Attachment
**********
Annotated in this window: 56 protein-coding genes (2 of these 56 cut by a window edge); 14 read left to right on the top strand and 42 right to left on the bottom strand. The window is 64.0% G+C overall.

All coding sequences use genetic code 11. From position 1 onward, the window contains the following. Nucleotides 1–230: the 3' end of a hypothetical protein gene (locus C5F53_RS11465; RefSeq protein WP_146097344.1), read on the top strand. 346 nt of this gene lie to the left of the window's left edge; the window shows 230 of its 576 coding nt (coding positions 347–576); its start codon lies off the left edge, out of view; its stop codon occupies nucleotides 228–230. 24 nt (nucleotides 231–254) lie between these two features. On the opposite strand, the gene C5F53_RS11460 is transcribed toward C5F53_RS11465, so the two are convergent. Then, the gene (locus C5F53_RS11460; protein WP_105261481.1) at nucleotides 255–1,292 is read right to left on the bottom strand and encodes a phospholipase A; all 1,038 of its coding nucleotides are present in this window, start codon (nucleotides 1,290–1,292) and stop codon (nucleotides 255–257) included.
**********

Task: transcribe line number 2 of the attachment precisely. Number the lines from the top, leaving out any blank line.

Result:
All coding sequences use genetic code 11. From position 1 onward, the window contains the following. Nucleotides 1–230: the 3' end of a hypothetical protein gene (locus C5F53_RS11465; RefSeq protein WP_146097344.1), read on the top strand. 346 nt of this gene lie to the left of the window's left edge; the window shows 230 of its 576 coding nt (coding positions 347–576); its start codon lies off the left edge, out of view; its stop codon occupies nucleotides 228–230. 24 nt (nucleotides 231–254) lie between these two features. On the opposite strand, the gene C5F53_RS11460 is transcribed toward C5F53_RS11465, so the two are convergent. Then, the gene (locus C5F53_RS11460; protein WP_105261481.1) at nucleotides 255–1,292 is read right to left on the bottom strand and encodes a phospholipase A; all 1,038 of its coding nucleotides are present in this window, start codon (nucleotides 1,290–1,292) and stop codon (nucleotides 255–257) included.